While domestic debates around the Government Communications Security Bureau (GCSB) have focused on its role in spying on New Zealanders, more questions need to be asked about its involvement in mass surveillance of the electronic communications of people living outside New Zealand. Now the European Parliament, a body directly elected by the citizens of the 28 countries of the European Union (EU), is taking New Zealand to task for spying on Europeans’ communications.
The European Parliament’s powerful Committee on Civil Liberties, Justice and Home Affairs (the “LIBE” Committee) yesterday condemned New Zealand for its involvement in mass surveillance as part of the “Five Eyes” intelligence-sharing network that comprises signals intelligences agencies of the United States, United Kingdom, Canada, Australia and New Zealand. The LIBE Committee voted to refer a motion to the Parliament regarding the US National Security Agency’s (NSA) surveillance of European communications (a draft was first made public over a month ago, but appears to have escaped the notice of the New Zealand media). This motion includes the following statement:
“[A]ccording to the information revealed and to the findings of the inquiry conducted by the LIBE Committee, the national security agencies of New Zealand, Canada and Australia have been involved on a large scale in mass surveillance of electronic communications and have actively cooperated with the US under the so called ‘Five eyes’ programme, and may have exchanged with each other personal data of EU citizens transferred from the EU.”
The motion damningly states that the revelations “seriously affect trust in the legal systems of these countries [New Zealand and Canada] as regards the continuity of [data] protection afforded to EU citizens”. The draft motion is the result of a six-month long inquiry the LIBE Committee conducted into NSA mass surveillance, involving hearings with representatives of civil society organisations, parliamentarians from across the EU, members of the US Congress, journalists, IT experts, former members of the intelligence community, and others. The European Parliament will consider the motion in mid-March; seasoned observers consider that a majority of the members of that body will vote in favour of it.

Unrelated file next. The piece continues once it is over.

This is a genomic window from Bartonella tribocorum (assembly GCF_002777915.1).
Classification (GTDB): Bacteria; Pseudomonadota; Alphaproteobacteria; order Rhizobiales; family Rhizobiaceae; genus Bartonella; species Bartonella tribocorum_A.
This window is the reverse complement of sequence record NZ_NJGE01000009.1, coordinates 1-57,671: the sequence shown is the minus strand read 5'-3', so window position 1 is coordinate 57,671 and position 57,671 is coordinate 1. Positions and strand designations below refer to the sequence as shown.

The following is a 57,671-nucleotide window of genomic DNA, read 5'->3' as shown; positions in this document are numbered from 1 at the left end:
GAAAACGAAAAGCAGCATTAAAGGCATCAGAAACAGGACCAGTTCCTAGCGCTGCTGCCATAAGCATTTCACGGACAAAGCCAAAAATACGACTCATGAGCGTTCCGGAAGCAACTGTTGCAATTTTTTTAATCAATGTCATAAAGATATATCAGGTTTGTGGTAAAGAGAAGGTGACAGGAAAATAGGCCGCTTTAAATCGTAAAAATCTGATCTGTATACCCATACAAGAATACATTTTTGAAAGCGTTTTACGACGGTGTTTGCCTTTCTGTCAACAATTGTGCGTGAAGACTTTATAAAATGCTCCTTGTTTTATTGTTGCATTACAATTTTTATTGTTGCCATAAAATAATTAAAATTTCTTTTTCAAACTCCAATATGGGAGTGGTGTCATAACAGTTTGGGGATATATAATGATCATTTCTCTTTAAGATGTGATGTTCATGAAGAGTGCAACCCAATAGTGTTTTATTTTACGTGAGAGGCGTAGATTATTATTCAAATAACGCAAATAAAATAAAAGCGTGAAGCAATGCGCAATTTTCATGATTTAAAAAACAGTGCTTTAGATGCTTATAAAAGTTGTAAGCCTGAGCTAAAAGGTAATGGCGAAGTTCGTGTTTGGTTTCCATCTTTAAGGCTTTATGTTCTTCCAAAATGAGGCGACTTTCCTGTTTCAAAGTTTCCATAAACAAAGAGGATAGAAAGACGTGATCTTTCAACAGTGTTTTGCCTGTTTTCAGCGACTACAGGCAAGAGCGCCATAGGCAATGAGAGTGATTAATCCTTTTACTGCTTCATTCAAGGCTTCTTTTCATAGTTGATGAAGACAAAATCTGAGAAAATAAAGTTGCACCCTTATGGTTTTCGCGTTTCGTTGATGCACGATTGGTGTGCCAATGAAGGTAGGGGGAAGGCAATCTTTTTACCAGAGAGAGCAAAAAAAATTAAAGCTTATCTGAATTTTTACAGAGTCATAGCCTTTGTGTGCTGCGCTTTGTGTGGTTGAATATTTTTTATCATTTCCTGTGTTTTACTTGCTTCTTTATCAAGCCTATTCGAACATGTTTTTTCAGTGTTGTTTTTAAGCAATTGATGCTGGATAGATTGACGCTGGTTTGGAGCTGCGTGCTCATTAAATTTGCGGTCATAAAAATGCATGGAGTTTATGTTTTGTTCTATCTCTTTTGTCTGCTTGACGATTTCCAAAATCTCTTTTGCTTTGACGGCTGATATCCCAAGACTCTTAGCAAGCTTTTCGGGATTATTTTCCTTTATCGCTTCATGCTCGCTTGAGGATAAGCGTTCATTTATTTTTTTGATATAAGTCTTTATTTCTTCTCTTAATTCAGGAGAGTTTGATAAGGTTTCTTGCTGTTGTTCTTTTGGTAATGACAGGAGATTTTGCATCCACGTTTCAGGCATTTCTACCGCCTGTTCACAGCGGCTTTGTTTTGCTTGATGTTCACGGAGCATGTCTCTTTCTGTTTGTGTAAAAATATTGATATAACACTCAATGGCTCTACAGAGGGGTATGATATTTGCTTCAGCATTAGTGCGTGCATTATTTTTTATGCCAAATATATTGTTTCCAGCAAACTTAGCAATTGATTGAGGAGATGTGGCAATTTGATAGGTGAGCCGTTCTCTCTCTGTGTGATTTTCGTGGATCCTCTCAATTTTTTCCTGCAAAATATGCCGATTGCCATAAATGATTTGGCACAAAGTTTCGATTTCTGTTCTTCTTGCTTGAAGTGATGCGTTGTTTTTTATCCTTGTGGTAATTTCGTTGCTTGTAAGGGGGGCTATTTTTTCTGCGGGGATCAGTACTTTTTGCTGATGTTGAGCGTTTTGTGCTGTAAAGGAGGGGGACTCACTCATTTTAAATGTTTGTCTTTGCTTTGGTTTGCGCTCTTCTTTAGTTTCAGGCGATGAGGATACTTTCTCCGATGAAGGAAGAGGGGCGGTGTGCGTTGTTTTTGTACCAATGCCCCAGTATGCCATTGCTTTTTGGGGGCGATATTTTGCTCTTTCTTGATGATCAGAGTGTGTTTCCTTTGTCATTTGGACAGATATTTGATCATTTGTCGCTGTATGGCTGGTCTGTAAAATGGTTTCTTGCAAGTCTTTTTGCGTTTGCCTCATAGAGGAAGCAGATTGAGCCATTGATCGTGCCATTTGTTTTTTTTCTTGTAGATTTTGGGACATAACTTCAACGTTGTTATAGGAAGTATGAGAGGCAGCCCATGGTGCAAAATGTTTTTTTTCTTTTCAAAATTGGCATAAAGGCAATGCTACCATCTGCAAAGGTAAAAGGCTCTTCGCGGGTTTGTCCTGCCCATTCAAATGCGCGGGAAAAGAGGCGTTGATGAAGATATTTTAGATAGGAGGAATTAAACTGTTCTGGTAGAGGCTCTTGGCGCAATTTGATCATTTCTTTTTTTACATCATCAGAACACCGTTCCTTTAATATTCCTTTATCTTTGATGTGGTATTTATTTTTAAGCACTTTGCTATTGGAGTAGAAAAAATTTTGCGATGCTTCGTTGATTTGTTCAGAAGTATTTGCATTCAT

EU law requires that when personal data – a category that ranges from something as simple as a person’s name to information about their health or sexuality – is transferred outside the EU, EU countries must ensure that the country receiving the data provides an “adequate level of protection” for the data. In 2012, the European Commission (the EU’s Executive body) examined New Zealand’s privacy and data protection laws. On the basis of this analysis, it determined that New Zealand provided an adequate level of protection for personal data.
The LIBE Committee report throws this conclusion into question. The motion asks that the European Commission and the 28 EU member states, which include major economic powers such as Germany and France, “assess without delay” whether the determination that New Zealand provides an adequate level of protection has been “affected by the involvement of [its] national intelligence agencies in the mass surveillance of EU citizens and, if necessary, to take appropriate measures to suspend or revers the adequacy decisions”. In essence, this means that because of the GCSB’s integration into the US National Security Agency’s (NSA) spying network, the EU does not trust New Zealand’s laws.
The LIBE Committee report – and the likely adoption of the motion by the European Parliament – should be a major embarrassment for the Government. But it is unlikely to even register on the Prime Minister’s radar, as he has shown a singular lack of interest in the GCSB’s involvement in mass surveillance of people overseas. In a remarkable admission last October, John Key stated that he does not know – and does not care to know – anything about this topic. In his 29 October post-cabinet press conference, Key was asked if the GCSB was “a part of” mass surveillance; he blithely replied, “I don’t have all of the details. And I haven’t bothered to ask those particular questions”. He has given no further clarification on the subject.